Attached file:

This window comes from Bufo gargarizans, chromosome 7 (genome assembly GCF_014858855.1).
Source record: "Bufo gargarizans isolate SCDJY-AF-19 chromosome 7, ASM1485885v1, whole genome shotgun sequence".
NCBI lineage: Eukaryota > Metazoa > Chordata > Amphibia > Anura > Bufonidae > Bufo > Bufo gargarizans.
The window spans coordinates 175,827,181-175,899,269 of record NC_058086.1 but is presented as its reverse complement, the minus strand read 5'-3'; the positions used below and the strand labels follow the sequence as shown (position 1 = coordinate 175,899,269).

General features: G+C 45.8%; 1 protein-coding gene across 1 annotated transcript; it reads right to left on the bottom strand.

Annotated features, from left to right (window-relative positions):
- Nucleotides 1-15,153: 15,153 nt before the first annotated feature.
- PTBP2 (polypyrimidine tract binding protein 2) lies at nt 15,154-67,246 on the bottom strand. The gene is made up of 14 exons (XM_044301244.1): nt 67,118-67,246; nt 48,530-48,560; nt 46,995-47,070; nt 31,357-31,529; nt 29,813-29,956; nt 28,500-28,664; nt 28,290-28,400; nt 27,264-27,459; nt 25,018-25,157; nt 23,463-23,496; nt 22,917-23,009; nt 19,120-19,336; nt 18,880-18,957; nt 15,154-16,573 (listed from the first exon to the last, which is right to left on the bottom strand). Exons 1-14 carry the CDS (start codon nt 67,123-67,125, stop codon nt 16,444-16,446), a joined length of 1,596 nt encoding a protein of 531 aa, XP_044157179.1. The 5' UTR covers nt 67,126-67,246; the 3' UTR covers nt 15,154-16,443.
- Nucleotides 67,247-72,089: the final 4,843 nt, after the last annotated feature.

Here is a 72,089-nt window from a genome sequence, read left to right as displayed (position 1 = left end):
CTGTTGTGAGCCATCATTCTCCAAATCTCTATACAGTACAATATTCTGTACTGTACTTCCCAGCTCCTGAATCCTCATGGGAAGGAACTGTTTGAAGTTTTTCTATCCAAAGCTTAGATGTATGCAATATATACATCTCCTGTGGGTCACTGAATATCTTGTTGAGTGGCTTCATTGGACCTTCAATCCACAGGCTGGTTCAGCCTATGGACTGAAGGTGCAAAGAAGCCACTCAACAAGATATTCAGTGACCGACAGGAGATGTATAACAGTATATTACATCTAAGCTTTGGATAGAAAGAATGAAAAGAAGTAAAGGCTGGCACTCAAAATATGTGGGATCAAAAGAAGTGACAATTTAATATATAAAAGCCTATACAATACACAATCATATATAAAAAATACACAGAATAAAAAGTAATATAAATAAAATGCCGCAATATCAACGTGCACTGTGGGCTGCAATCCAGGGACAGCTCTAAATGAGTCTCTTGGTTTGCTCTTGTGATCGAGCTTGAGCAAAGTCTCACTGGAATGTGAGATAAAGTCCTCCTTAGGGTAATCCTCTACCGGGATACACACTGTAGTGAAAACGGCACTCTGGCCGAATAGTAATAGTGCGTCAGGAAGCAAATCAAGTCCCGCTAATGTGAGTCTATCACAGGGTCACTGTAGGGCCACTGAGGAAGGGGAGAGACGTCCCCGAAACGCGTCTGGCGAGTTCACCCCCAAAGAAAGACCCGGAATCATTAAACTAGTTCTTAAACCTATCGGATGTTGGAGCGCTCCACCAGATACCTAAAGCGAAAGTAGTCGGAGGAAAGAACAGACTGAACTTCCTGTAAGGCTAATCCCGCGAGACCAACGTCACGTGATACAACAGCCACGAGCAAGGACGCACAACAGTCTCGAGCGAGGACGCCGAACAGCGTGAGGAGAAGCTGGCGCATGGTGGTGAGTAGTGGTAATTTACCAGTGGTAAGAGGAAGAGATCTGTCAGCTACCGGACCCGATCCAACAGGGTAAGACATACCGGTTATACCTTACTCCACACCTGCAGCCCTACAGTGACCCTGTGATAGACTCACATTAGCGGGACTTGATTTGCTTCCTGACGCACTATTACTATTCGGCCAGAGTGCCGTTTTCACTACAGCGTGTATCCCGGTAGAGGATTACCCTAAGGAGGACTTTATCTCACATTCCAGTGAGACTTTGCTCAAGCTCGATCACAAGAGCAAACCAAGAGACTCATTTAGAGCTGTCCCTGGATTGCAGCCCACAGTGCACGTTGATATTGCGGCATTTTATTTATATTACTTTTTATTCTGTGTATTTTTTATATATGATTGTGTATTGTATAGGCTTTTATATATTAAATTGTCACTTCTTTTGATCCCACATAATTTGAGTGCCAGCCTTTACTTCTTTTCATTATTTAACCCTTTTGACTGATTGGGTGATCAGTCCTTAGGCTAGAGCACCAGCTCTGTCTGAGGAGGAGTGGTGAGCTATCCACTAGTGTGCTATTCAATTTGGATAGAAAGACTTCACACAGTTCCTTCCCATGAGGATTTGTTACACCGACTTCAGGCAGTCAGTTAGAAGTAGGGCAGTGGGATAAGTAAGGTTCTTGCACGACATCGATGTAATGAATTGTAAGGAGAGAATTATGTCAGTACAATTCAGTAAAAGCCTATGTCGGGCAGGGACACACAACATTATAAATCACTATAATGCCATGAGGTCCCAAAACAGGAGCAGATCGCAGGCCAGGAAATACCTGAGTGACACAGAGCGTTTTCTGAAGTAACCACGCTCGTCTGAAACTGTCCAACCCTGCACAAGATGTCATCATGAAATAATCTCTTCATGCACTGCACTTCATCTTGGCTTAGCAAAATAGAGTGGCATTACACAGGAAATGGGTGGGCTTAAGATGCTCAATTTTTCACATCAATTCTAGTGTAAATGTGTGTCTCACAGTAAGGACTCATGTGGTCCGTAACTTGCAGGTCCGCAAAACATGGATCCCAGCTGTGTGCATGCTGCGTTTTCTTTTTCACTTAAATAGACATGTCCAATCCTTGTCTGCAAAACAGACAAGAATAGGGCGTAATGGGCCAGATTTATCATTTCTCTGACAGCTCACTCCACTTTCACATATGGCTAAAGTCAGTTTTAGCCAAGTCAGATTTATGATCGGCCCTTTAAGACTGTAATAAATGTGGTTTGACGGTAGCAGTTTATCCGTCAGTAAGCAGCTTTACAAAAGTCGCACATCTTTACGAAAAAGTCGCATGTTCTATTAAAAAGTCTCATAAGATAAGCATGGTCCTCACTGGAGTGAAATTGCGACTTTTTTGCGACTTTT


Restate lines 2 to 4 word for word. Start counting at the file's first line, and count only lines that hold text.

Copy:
Source record: "Bufo gargarizans isolate SCDJY-AF-19 chromosome 7, ASM1485885v1, whole genome shotgun sequence".
NCBI lineage: Eukaryota > Metazoa > Chordata > Amphibia > Anura > Bufonidae > Bufo > Bufo gargarizans.
The window spans coordinates 175,827,181-175,899,269 of record NC_058086.1 but is presented as its reverse complement, the minus strand read 5'-3'; the positions used below and the strand labels follow the sequence as shown (position 1 = coordinate 175,899,269).